Sesame Street Has the Power to Be a Vital Tool in the Rehabilitation of Traumatized
Children who suffer from trauma are at greater risk of depression, anxiety, and substance abuse, and may also have problems learning, social behavior, and overall growth, according to research conducted by Dr. Roy T. Stried, a professor in the University of California, San Diego’s Department of Child Psychiatry and Behavioral Neuroscience. To help address these concerns, a new study from the National Council on Psychosocial Recovery (NCPR) and Dr. William L. Drury, clinical director of the Childhood Trauma Program at Providence St. Joseph’s Children’s Hospital and director of its Clinical Research Institute, found that Sesame Street has the ability to serve as a vital tool in the rehabilitation of traumatized children. In particular, when used with help from trained and certified trauma specialists, the program may prove to be an effective intervention strategy.
Stried has been researching the impact of trauma for over a decade, according to the NCPR, and has written numerous books related to that topic. “We have learned through our research that children who have been emotionally traumatized for an extended period of time, as are many of those who experience domestic violence, experience symptoms like extreme distress and withdrawal and often experience suicidal thoughts and behaviors,” said Stried. “Not only are these children unable to learn normally, but also have problems learning and social interaction, as well as developing language and academic skills and engaging in significant amounts of self-harm and risky behaviors.”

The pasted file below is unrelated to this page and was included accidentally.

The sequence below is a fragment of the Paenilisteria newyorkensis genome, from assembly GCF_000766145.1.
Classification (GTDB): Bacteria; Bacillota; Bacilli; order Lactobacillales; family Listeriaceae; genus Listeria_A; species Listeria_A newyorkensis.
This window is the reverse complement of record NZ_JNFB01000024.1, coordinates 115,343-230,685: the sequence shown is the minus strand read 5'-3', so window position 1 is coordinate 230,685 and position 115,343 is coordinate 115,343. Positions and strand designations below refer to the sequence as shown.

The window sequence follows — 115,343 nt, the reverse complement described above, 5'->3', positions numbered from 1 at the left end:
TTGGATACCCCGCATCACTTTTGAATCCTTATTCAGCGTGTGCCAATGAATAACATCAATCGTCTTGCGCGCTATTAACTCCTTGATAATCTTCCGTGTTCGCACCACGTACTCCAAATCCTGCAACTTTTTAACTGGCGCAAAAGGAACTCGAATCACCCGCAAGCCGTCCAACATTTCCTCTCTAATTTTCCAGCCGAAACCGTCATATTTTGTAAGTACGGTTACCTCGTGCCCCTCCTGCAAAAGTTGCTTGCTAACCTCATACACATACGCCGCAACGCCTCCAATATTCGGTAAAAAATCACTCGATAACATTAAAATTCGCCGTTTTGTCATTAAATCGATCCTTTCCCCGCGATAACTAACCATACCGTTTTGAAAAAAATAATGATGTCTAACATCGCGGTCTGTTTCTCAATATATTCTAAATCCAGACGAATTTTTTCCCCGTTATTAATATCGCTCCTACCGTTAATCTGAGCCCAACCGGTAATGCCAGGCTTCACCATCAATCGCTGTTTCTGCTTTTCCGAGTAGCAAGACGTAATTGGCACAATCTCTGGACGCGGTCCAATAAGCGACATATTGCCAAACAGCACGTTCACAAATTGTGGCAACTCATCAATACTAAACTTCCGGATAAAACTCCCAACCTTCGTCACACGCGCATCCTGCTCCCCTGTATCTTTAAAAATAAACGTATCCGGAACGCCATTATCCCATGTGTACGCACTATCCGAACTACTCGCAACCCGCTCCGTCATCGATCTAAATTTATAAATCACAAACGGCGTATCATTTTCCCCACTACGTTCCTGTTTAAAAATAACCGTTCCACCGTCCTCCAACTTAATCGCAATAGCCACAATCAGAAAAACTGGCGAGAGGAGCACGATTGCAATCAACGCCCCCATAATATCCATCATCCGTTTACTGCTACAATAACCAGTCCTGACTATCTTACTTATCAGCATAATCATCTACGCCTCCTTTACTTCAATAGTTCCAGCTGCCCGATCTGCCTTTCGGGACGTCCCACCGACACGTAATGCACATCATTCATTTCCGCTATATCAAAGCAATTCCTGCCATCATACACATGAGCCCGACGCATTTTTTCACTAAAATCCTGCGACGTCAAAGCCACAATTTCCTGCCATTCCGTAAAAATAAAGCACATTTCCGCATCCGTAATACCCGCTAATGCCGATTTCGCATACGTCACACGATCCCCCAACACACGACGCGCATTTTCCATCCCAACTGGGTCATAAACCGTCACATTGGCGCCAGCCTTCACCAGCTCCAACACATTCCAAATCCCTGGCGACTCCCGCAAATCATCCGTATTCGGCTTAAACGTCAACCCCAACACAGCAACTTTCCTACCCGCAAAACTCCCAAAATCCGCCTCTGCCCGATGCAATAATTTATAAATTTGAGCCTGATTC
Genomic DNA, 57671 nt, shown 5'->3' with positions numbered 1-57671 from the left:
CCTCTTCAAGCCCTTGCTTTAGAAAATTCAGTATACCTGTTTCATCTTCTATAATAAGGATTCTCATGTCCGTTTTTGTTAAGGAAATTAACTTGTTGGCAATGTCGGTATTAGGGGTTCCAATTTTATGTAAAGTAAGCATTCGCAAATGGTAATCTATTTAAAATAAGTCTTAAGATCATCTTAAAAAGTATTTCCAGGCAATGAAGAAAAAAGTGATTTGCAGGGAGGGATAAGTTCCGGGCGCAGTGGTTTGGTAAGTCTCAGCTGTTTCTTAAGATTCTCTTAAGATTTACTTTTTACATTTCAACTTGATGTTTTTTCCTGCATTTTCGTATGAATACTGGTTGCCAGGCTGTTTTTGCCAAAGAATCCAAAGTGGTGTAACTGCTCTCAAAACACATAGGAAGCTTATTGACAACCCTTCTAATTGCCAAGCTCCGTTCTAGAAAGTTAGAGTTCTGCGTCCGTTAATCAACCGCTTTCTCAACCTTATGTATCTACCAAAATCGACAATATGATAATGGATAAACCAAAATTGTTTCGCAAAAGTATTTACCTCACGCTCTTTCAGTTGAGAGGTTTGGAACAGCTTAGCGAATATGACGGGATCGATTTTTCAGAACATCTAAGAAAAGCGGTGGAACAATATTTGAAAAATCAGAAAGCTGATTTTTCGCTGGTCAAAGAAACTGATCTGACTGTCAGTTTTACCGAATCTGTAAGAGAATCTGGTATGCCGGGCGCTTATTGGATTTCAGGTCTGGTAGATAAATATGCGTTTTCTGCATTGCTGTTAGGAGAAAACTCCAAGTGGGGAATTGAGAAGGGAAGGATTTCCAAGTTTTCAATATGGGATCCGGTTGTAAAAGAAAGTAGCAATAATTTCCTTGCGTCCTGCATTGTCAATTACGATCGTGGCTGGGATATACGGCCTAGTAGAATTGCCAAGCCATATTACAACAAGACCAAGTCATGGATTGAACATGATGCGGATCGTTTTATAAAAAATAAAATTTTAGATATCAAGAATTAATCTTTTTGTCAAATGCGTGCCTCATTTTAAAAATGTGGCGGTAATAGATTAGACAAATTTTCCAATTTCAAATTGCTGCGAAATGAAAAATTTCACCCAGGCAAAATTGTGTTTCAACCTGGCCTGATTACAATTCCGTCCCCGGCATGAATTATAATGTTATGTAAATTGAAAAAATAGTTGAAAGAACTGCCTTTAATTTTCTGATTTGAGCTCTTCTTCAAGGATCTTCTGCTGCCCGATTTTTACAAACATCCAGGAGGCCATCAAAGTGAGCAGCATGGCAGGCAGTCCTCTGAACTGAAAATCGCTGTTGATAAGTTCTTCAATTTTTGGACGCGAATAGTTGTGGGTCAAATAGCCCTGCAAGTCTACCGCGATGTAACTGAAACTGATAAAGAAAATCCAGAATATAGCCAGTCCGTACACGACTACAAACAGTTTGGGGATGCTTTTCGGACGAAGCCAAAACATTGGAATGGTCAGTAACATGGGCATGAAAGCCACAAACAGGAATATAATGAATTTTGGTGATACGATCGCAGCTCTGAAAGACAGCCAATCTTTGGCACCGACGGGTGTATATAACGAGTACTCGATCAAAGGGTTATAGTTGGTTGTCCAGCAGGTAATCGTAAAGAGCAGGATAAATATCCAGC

Children who are affected by trauma tend to be less able to form healthy attachments in their own lives, and more likely to have a difficult time bonding with their children, according to Dr. Stried, because they often experience past trauma in the form of grief, hostility, extreme fear, and limited access to the kinds of activities that would help them feel more secure. He noted that for most children, the best way to help address this situation is to provide them with some sense of hope in their lives. While Sesame Street has a strong reputation for helping preschoolers engage with children and families in a variety of creative and educational ways, the program that Dr. Stried’s team studied (used in 91 families in Utah, Nevada, and Illinois) was new, and included a “kit” of literature and instructional materials. The parents and children participated in an hour of interactive play designed to encourage the child to talk about his or her trauma. Children learned about the different emotions that are associated with early experience with trauma, and learned how to respond to their feelings with a child-focused, positive approach. The development of a positive relationship between the child and parent was also encouraged, and the children were encouraged to express their own feelings in a safe and nonjudgmental way, so that the parents were also able to follow their child’s lead and help deal with their own emotions. In addition, the parents were instructed to work with their children to create specific activity plans, and when the time was appropriate, the children were encouraged to view and discuss particular situations with a trained and certified parent-caregiver specialist.
Dr. Stried’s team found that the trauma-focused lessons helped minimize symptoms of depression, withdrawal, and anxiety among the children, and increased their attention and feelings of social interaction, as well as their language. “This program shows great promise and a healthy combination of messaging and the immediate available supervision of trained trauma specialists can help restore order to the family and help children develop their own sense of stability,” said Dr. Stried. The program is also cost-effective, as it is focused on improving relationships and not on providing comprehensive mental health services for the children. It costs only $10 per hour per child. Furthermore, the content and the transition to the life skills program had an initial drop in kids’ symptoms of emotional trauma, according to NCPR, and by the second week of the program the rate was approximately half what it was at the beginning.
The study can be found in the journal Preventive Medicine.
This article originally appeared on TheStreet.com.
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